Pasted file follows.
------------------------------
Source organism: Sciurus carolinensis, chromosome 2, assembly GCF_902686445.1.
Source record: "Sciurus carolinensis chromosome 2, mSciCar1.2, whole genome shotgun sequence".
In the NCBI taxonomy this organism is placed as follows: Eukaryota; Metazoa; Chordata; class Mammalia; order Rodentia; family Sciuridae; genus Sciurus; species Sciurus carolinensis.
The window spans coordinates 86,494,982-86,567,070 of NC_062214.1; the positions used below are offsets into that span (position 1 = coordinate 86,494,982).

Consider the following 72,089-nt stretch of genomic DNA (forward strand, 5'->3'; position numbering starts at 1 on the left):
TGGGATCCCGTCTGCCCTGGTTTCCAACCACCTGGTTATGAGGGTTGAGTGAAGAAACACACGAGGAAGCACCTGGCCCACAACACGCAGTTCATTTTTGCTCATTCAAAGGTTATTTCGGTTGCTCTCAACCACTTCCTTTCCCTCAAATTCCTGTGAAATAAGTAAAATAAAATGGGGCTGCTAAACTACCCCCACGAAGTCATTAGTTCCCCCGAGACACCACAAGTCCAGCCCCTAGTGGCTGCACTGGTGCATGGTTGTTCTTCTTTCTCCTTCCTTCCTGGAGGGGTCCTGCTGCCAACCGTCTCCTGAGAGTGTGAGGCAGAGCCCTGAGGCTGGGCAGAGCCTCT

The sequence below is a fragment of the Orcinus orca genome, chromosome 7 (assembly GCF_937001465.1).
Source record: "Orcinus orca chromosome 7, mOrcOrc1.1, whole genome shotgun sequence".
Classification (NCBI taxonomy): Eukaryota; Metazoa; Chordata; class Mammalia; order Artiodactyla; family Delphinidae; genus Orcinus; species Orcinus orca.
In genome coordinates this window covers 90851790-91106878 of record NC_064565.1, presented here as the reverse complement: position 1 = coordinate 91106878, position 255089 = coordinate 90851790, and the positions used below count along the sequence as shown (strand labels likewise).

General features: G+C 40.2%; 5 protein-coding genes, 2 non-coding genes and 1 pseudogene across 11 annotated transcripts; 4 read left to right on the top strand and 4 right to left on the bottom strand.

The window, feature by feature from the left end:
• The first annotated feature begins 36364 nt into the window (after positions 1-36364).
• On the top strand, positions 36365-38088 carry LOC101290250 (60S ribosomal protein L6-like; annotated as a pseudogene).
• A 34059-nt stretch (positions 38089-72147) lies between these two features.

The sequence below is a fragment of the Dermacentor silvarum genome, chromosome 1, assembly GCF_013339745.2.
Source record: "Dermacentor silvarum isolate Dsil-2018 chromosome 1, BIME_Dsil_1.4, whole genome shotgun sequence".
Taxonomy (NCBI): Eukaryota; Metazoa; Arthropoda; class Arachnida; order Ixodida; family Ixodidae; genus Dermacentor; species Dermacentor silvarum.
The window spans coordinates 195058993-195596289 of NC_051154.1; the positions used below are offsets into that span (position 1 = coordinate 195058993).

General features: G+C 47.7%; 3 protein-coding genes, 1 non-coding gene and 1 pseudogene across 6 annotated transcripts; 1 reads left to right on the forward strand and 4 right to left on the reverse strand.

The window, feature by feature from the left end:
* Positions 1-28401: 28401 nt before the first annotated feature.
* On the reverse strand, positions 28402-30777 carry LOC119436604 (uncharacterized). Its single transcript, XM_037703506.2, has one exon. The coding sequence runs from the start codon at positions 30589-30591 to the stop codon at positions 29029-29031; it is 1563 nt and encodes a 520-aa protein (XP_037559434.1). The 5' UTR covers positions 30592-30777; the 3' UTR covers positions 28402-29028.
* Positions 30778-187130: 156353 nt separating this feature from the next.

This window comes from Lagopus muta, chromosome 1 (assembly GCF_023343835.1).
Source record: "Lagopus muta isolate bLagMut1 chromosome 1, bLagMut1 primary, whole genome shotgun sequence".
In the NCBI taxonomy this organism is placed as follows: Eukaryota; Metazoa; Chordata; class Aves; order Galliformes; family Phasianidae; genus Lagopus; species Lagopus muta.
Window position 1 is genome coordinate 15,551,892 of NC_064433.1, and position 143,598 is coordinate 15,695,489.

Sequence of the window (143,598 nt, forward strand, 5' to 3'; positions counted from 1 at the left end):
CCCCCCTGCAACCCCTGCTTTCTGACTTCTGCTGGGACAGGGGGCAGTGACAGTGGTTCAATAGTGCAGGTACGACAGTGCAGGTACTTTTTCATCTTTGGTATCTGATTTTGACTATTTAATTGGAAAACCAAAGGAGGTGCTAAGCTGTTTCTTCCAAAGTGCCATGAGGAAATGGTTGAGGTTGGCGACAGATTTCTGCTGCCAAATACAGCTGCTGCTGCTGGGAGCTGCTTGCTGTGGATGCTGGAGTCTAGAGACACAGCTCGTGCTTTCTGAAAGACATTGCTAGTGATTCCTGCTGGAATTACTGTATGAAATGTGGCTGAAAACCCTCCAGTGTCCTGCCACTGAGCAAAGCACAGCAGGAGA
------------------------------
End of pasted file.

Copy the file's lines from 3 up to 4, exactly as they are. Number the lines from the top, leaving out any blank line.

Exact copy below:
In the NCBI taxonomy this organism is placed as follows: Eukaryota; Metazoa; Chordata; class Mammalia; order Rodentia; family Sciuridae; genus Sciurus; species Sciurus carolinensis.
The window spans coordinates 86,494,982-86,567,070 of NC_062214.1; the positions used below are offsets into that span (position 1 = coordinate 86,494,982).